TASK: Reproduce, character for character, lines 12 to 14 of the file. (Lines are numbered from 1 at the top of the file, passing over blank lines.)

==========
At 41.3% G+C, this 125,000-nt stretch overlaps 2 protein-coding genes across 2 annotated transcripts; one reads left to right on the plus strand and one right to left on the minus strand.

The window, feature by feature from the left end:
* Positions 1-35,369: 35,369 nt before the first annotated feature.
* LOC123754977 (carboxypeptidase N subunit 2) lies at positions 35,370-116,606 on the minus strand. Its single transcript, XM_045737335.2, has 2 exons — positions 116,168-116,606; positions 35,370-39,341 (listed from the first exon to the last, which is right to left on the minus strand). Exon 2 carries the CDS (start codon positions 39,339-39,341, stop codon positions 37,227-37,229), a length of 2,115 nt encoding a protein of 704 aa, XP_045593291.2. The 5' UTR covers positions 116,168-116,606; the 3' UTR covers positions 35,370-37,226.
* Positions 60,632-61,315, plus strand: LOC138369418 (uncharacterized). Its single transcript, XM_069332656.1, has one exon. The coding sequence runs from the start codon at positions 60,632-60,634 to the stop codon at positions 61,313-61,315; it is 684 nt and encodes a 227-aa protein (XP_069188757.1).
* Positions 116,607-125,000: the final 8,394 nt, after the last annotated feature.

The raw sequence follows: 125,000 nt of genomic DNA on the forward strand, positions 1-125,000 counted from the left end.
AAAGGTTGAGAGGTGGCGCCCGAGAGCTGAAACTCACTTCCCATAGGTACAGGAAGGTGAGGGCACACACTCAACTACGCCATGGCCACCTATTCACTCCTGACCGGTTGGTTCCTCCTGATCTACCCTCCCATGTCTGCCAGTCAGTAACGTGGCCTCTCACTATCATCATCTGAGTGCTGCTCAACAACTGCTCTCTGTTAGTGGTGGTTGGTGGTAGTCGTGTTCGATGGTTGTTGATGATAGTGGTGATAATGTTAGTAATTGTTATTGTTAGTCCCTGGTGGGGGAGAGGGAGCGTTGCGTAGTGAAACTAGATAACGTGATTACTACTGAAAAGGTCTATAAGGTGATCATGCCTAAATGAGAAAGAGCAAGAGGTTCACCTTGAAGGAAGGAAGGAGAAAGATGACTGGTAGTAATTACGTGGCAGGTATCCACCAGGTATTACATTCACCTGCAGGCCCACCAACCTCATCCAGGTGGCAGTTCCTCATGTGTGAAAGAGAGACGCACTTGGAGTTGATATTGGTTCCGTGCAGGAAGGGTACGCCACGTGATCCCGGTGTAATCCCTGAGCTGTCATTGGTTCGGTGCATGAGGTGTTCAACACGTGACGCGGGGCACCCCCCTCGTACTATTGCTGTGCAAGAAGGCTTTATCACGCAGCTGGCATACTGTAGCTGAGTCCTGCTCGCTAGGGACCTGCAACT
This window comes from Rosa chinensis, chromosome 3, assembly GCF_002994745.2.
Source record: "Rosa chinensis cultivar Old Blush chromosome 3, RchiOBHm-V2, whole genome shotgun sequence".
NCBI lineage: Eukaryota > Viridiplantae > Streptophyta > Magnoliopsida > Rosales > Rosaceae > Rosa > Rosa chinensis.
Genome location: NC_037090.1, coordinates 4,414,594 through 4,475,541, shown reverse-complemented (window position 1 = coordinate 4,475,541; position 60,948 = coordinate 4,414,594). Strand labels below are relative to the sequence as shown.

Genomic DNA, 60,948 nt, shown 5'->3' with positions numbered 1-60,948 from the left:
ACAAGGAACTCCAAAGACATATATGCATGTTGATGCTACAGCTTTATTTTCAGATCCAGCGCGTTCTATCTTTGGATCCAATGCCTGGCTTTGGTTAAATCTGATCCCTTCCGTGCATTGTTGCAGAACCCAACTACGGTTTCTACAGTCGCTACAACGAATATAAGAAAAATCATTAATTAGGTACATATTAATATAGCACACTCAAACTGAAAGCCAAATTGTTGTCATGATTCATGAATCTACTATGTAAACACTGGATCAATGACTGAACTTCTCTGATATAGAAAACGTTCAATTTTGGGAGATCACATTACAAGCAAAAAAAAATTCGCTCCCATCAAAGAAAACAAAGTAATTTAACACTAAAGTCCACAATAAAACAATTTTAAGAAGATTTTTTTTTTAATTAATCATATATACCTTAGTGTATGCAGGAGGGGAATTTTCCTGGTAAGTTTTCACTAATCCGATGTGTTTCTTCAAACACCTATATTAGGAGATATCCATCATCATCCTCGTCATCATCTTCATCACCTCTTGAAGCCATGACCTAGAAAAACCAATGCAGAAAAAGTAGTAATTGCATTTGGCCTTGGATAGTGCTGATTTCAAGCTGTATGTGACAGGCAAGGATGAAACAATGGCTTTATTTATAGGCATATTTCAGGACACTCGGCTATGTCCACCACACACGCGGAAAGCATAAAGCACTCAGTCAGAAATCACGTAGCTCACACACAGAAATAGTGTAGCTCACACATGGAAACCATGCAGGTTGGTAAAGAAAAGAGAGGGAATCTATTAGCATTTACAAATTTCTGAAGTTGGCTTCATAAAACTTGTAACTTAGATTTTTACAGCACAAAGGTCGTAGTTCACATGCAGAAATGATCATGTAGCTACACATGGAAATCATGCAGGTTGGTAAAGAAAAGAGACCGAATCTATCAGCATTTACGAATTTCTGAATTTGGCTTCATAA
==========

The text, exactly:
Genome location: NC_037090.1, coordinates 4,414,594 through 4,475,541, shown reverse-complemented (window position 1 = coordinate 4,475,541; position 60,948 = coordinate 4,414,594). Strand labels below are relative to the sequence as shown.

Genomic DNA, 60,948 nt, shown 5'->3' with positions numbered 1-60,948 from the left:
ACAAGGAACTCCAAAGACATATATGCATGTTGATGCTACAGCTTTATTTTCAGATCCAGCGCGTTCTATCTTTGGATCCAATGCCTGGCTTTGGTTAAATCTGATCCCTTCCGTGCATTGTTGCAGAACCCAACTACGGTTTCTACAGTCGCTACAACGAATATAAGAAAAATCATTAATTAGGTACATATTAATATAGCACACTCAAACTGAAAGCCAAATTGTTGTCATGATTCATGAATCTACTATGTAAACACTGGATCAATGACTGAACTTCTCTGATATAGAAAACGTTCAATTTTGGGAGATCACATTACAAGCAAAAAAAAATTCGCTCCCATCAAAGAAAACAAAGTAATTTAACACTAAAGTCCACAATAAAACAATTTTAAGAAGATTTTTTTTTTAATTAATCATATATACCTTAGTGTATGCAGGAGGGGAATTTTCCTGGTAAGTTTTCACTAATCCGATGTGTTTCTTCAAACACCTATATTAGGAGATATCCATCATCATCCTCGTCATCATCTTCATCACCTCTTGAAGCCATGACCTAGAAAAACCAATGCAGAAAAAGTAGTAATTGCATTTGGCCTTGGATAGTGCTGATTTCAAGCTGTATGTGACAGGCAAGGATGAAACAATGGCTTTATTTATAGGCATATTTCAGGACACTCGGCTATGTCCACCACACACGCGGAAAGCATAAAGCACTCAGTCAGAAATCACGTAGCTCACACACAGAAATAGTGTAGCTCACACATGGAAACCATGCAGGTTGGTAAAGAAAAGAGAGGGAATCTATTAGCATTTACAAATTTCTGAAGTTGGCTTCATAAAACTTGTAACTTAGATTTTTACAGCACAAAGGTCGTAGTTCACATGCAGAAATGATCATGTAGCTACACATGGAAATCATGCAGGTTGGTAAAGAAAAGAGACCGAATCTATCAGCATTTACGAATTTCTGAATTTGGCTTCATAA